Restaurants are always looking to increase business during slower times, while consumers are always seeking a good deal. LiveDeal, what the company refers to as the world’s first deal engine, is a real-time, online marketplace that connects consumers and local restaurants through the offer of live limited-time deals.

“LiveDeal was reverse-engineered, as we have a background working with daily deal companies nationwide on the procurement side,” CEO Jon Isaac says. “We created LiveDeal because we found that the daily deal companies give restaurants what they don’t need. They send traffic to restaurants when they don’t need it, it takes 60 to 90 days for them to cut a check back to the restaurants, and they send the wrong amount of traffic almost every time.”

LiveDeal traces its roots in the online marketing industry to its start as, the first company to bring the print yellow pages to the Internet in 1994. It moved into the online classifieds business in 2007. Today it provides local customer acquisition services for small businesses through its two primary wholly owned subsidiaries, Velocity Marketing Concepts and Local Marketing Experts. The idea is to offer an affordable way for businesses to extend their marketing reach to local, relevant customers via the Internet and mobile devices.

Founded in 2005 in an existing restaurant, Kannah Creek Brewing Co. has since proven its market appeal and built from scratch a $4.2 million production facility called Edgewater Brewery with a second restaurant on the banks of the Colorado River. With the area being what owner and Head Brewer Jim Jeffryes calls an “outdoor paradise” – mountain biking, fishing, rafting and hiking abound in the summer and downhill and cross-country skiiing and snowboarding in the winter – Kannah Creek Brewing is the latest entrant in Grand Junction, Colo.’s populated craft brewing scene.

Rockslide Brewing was the first brewpub in Grand Junction in 1994. “They broke ground for us in Grand Junction,” Jeffryes says. With seemingly every little mountain town having at least one brewpub, the market in Grand Junction – even with Breckenridge Brewing’s Ale House in town – is hardly saturated, Jeffryes maintains.

Convenience stores are called convenience stores for a reason, because they provide customers with a fast and easy way to pick up the items they want. To do that, c-stores need to be able to have the right products on their shelves at the right time, which means they need a distribution partner that can deliver product quickly and reliably. That’s the reason why Inderbitzin Distributors Inc. has thrived in the Pacific Northwest for 35 years, and it’s why President John Inderbitzin says the company stands poised to carry that success well into the future.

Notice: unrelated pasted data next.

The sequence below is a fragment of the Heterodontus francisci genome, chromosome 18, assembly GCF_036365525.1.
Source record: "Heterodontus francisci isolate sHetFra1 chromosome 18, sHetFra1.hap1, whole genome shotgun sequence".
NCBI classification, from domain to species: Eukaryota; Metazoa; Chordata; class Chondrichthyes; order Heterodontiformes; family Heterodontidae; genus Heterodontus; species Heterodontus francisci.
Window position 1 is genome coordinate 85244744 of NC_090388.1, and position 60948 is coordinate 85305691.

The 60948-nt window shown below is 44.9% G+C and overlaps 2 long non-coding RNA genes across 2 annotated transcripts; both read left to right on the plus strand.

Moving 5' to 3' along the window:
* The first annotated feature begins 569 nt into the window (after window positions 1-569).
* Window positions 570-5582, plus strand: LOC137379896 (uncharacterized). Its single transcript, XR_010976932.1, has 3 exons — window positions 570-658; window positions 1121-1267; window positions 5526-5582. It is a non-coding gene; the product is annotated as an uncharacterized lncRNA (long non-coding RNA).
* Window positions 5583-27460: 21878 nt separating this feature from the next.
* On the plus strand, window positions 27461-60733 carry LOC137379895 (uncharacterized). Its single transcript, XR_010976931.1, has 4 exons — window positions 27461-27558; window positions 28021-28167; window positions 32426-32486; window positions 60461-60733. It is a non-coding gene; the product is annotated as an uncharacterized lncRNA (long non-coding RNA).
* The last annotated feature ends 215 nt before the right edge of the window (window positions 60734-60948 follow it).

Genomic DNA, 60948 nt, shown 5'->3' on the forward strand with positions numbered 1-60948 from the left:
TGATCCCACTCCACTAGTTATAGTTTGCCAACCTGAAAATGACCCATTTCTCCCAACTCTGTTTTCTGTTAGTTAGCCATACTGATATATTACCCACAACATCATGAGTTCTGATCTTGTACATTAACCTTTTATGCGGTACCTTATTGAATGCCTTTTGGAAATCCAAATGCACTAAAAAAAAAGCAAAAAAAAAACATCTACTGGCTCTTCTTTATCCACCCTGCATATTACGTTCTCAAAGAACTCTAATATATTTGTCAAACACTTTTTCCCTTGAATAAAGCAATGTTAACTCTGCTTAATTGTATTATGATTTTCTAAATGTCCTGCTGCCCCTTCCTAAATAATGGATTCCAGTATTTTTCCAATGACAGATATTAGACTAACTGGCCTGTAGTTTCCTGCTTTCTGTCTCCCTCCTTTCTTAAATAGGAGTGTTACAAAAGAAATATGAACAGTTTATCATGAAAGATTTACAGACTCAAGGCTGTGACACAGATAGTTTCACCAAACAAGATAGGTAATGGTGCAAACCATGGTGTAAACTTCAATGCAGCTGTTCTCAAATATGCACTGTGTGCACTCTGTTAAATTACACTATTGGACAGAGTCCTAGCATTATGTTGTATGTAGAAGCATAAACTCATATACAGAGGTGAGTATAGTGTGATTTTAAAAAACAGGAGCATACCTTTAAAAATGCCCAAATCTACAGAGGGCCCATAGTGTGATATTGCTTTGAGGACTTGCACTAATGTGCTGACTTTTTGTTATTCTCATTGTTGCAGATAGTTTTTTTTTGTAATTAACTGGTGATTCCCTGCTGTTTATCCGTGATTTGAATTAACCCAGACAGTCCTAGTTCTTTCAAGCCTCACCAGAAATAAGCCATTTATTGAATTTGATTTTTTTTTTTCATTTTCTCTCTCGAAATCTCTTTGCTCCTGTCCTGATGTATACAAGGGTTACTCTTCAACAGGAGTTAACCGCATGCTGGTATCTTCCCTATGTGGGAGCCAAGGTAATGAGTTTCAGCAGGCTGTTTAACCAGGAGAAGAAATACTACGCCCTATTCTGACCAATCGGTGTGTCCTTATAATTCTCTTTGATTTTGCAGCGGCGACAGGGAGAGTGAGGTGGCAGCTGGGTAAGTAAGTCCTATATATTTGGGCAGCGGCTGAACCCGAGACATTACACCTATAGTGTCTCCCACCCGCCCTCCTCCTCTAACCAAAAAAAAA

Inderbitzin’s father, Dick Inderbitzin, started the company in 1979, and John Inderbitzin joined in 1982 as a truck driver. Although it originally operated out of the Inderbitzin home, it quickly grew, and today Inderbitzin Distributors has routes throughout Oregon and Washington. The company’s primary focus is on serving customers up and down the I-5 corridor, which primarily consist of convenience stores but also include chain stores, school stores, espresso stands and golf courses. 

The first Le Peep restaurant opened in Aspen, Colo., in 1963, with what was then a unique concept – operating from 6:30 a.m. to 2 p.m. and specializing in breakfast and brunch offerings. In the more than 50 years since, Le Peep has expanded beyond its origins and seen growing competition within its niche.

“When we got started, there were just a few restaurants doing this, now it seems like there’s hundreds,” says Kevin Wessel, CEO and president of HW Holdings, the Littleton, Colo.-headquartered company that licenses the Le Peep brand. “Our competition in the breakfast and lunch category is getting stiffer, so it’s important that we do it faster, fresher, better and at a competitive price point.”

One of Le Peep’s main advantages in the marketplace is its ownership structure. Each of the restaurant’s 54 locations in 13 states is locally owned and operated by proprietors who license the name, recipes and concept as opposed to a franchise structure. 

Hickory Harvest Foods works hard to increase awareness of its brands to retailers and distributors by increasing production capacity and launching new products from its processing plant.